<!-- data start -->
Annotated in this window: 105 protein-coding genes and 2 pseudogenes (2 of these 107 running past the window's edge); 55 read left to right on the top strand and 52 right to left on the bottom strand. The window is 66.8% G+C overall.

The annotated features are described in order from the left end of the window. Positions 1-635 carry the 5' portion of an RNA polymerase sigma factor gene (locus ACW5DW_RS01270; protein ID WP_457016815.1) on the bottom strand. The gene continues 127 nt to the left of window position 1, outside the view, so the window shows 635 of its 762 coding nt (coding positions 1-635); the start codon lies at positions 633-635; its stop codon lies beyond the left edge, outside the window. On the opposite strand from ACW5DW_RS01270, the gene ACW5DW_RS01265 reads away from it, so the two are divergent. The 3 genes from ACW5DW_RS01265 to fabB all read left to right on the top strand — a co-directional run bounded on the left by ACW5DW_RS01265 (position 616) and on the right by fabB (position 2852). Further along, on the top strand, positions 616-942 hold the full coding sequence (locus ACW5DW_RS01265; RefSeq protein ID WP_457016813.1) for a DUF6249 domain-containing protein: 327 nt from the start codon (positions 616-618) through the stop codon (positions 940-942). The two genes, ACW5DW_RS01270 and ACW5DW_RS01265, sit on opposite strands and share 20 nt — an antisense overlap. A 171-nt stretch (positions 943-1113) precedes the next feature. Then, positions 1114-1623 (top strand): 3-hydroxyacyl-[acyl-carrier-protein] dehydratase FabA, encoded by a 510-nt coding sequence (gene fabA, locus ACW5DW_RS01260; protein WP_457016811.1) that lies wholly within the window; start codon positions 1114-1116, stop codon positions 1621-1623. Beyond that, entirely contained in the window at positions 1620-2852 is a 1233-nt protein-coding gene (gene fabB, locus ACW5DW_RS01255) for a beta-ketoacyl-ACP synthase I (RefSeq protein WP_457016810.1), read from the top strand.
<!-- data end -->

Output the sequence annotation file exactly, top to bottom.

Annotated in this window: 105 protein-coding genes and 2 pseudogenes (2 of these 107 running past the window's edge); 55 read left to right on the top strand and 52 right to left on the bottom strand. The window is 66.8% G+C overall.

The annotated features are described in order from the left end of the window. Positions 1-635 carry the 5' portion of an RNA polymerase sigma factor gene (locus ACW5DW_RS01270; protein ID WP_457016815.1) on the bottom strand. The gene continues 127 nt to the left of window position 1, outside the view, so the window shows 635 of its 762 coding nt (coding positions 1-635); the start codon lies at positions 633-635; its stop codon lies beyond the left edge, outside the window. On the opposite strand from ACW5DW_RS01270, the gene ACW5DW_RS01265 reads away from it, so the two are divergent. The 3 genes from ACW5DW_RS01265 to fabB all read left to right on the top strand — a co-directional run bounded on the left by ACW5DW_RS01265 (position 616) and on the right by fabB (position 2852). Further along, on the top strand, positions 616-942 hold the full coding sequence (locus ACW5DW_RS01265; RefSeq protein ID WP_457016813.1) for a DUF6249 domain-containing protein: 327 nt from the start codon (positions 616-618) through the stop codon (positions 940-942). The two genes, ACW5DW_RS01270 and ACW5DW_RS01265, sit on opposite strands and share 20 nt — an antisense overlap. A 171-nt stretch (positions 943-1113) precedes the next feature. Then, positions 1114-1623 (top strand): 3-hydroxyacyl-[acyl-carrier-protein] dehydratase FabA, encoded by a 510-nt coding sequence (gene fabA, locus ACW5DW_RS01260; protein WP_457016811.1) that lies wholly within the window; start codon positions 1114-1116, stop codon positions 1621-1623. Beyond that, entirely contained in the window at positions 1620-2852 is a 1233-nt protein-coding gene (gene fabB, locus ACW5DW_RS01255) for a beta-ketoacyl-ACP synthase I (RefSeq protein WP_457016810.1), read from the top strand.